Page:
When I hear the word “lottery”, one of the first things that comes to mind is Shirley Jackson’s 1948 short story, The Lottery (transcribed here). In that story, a town full of people gather in the public square and by lottery, choose who will suffer a terrible fate. This week, a documentary “Waiting for ‘Superman'” tells of a different kind of lottery in which the precious few whose numbers are called get a shot at a good future while the remainder are left behind. This is school admission by lottery. It sounds disgusting and the documentary would have you believe the consequences are as dire as Jackson’s story of 62 years ago.
I have not yet seen the film but the film’s web site gave me more than enough to think about. Besides a trailer, there is a video of a panel discussion in Washington D.C. among some of the key players in the documentary. Three of these panelists stand out.
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First there is the superintendent of schools for Washington, D.C. Michelle Rhee. Rhee is a no-nonsense, kick-ass leader who closed a bunch of under-performing schools and fired a bunch of incompetent teachers. Academic results in D.C. have improved as a result.
Then there is Geoffrey Canada, the President and CEO of the Harlem Children’s Zone, a support system in Harlem that seeks to monitor and assist poor inner city children from birth through college. Part of this program are three charter schools managed by Mr. Canada, all of which have waiting lists and are entered via lottery.
Finally, there is Randi Weingarten, President of the American Federation of Teachers, an AFL-CIO affiliated labor union.
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As I listened to the three panel members present their case, I found Ms. Weingarten the most irritating. I am pro-union. I do believe that workers need protection from some overzealous employers who put profit ahead of basic decency. However, when it comes to public education we are not dealing with the corporate profit model. We should be dealing with what is best for children and I found Ms. Weingarten repeatedly asking for assistance for teachers not children. Her mantra was “teachers need support”. I am very sympathetic to the fact that teachers have to deal with the consequences of dysfunctional families who send psychologically (and sometimes physically) oppressed kids to school. I know how important it is for families to be supportive. However with that said, there is no excuse for teachers not to do their best to achieve optimal outcomes. I felt that Ms. Weingarten put support of teachers ahead of support of children.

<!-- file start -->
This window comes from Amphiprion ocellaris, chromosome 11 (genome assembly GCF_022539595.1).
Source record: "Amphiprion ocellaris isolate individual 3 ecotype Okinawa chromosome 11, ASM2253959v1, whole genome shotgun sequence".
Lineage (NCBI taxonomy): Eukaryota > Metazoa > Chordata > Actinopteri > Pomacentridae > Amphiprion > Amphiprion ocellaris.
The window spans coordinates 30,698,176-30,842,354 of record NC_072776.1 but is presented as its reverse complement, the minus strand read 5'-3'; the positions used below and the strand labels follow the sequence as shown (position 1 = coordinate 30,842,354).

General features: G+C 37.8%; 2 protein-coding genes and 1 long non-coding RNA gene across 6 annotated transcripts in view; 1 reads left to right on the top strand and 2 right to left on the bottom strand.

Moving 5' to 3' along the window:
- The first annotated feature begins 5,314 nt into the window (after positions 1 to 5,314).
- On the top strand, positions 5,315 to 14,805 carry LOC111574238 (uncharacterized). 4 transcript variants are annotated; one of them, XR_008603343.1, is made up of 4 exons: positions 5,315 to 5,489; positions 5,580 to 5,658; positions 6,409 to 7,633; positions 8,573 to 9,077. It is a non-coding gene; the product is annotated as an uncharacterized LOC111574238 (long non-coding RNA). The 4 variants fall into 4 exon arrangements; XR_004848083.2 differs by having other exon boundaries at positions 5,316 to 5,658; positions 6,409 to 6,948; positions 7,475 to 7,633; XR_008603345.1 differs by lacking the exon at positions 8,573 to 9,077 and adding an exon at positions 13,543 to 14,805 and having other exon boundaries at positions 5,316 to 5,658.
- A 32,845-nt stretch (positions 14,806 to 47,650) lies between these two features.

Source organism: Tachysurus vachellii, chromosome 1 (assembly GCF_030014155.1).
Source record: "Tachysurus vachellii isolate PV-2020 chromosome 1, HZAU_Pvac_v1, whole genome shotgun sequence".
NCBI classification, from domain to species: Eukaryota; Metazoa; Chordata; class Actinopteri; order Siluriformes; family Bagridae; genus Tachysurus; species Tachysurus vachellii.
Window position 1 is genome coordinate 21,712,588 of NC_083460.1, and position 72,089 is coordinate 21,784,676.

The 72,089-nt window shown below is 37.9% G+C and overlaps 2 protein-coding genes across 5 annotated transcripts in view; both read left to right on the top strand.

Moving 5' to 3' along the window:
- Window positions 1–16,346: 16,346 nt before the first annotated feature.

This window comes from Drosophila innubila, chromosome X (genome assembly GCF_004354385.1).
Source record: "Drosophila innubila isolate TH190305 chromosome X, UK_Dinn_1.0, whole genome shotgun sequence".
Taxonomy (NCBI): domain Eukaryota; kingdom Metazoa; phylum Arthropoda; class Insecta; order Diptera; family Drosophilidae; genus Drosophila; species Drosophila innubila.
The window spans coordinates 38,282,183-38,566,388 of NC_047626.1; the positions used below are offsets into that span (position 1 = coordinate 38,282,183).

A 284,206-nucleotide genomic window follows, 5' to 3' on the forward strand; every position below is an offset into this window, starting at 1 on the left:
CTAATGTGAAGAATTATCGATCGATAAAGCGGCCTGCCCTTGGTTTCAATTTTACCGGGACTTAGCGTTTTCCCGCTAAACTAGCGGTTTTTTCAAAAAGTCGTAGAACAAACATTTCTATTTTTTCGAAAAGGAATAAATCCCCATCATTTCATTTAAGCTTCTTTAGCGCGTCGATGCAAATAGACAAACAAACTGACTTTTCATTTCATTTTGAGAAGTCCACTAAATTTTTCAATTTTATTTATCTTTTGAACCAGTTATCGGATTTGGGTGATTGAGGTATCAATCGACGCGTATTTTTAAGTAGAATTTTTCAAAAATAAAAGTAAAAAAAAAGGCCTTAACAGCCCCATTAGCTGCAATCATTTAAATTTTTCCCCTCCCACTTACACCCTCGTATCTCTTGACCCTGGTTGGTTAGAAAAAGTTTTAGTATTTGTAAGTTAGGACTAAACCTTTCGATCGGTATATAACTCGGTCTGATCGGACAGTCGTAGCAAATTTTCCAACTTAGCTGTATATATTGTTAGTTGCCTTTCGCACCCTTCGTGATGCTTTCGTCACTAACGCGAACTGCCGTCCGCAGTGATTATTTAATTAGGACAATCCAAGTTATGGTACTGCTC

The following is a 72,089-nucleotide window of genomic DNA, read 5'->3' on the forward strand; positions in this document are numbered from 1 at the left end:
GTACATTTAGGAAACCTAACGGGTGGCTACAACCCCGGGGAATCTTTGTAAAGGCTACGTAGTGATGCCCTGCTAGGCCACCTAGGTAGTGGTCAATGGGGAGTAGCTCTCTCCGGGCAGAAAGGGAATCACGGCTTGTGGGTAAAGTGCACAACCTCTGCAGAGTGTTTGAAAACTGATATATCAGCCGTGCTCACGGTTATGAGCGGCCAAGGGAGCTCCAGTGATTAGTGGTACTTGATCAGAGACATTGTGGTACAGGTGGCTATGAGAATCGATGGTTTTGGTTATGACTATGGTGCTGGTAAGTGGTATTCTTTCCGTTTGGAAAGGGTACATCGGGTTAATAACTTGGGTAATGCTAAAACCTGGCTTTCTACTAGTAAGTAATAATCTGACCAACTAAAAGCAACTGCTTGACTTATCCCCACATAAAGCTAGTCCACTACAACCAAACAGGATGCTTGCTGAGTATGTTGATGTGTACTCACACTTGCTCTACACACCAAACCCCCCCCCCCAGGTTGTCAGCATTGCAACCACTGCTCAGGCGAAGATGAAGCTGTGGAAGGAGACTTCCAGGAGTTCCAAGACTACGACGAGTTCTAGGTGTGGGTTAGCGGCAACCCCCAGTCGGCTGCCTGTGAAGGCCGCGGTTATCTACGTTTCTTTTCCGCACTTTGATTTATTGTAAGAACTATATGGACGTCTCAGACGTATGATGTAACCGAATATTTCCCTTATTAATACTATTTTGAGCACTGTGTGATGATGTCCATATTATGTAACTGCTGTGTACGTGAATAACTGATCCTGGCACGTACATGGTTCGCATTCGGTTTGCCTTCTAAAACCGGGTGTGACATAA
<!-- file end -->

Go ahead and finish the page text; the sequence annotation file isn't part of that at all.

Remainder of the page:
Michelle Rhee does not view the teacher’s union as particularly helpful in education reform. She claims she gets sued when she tries to remove bad teachers (a claim refuted by The Washington Post) and seems particularly impatient with teacher-sympathetic factions. Rhee herself was a teacher so I doubt she totally lacks empathy for them. On the contrary, I get the sense that she is just tired of excuse making and wants to see results as evidenced by higher graduation rates and better test scores.
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Geoffrey Canada seems to me the most articulate and is at neither Rhee’s nor Weingarten’s extremes. He makes the very interesting point of how can we expect to attract quality candidates to the teaching profession, when the profession itself resembles factory work? He says the current incentive is “low wages but you get lots of time off”. What kind of way is that to encourage ambitious young men and women to enter the teaching profession? He says that instead, the teaching profession should be like any other profession — doctor, lawyer, businessman — you work at it as long as it takes to get results and you get paid accordingly. Canada has a private enterprise attitude toward public education which focuses on measured results. If your students are ending up in jail instead of the work force, you’ve failed. Plain and simple. Teachers who achieve outstanding results should have outstanding careers. Those that don’t should no longer be teachers.
While I support unions for the most part, I believe there are certain “walks of life” in which unions can be counter-productive and I would almost go so far as to say they should be forbidden in these areas. These areas include: police, firefighters, doctors and nurses, air traffic controllers (yay Ronald Reagan) and yes, teaching. When collective bargaining puts lives at risk or puts our children at risk, there should be no collective bargaining. We should not be bargaining with our children’s future. I don’t know how we protect teachers from abusive employment practices but children should be the priority. In the academic structure advocated by Mr. Canada, teachers live or die based on objective results. What purpose do unions serve in this structure other than for excuse making?
It is important to add one final thought however. I get the impression from the trailers that I’ve watched that the outcome of “the lottery” is slightly overstated and melodramatic. One is left to believe that a child’s only hope is to attend Mr. Canada’s Promise Academy Charter School or all hope is lost. I think that is nonsense. Kids with supportive parents and a particular disposition can make the best of the worst environments and succeed in the end. While I understand that the state of education in this country is dire, I don’t believe that everyone who loses the lottery will suffer the fate of Mrs. Hutchinson in Shirley Jackson’s story.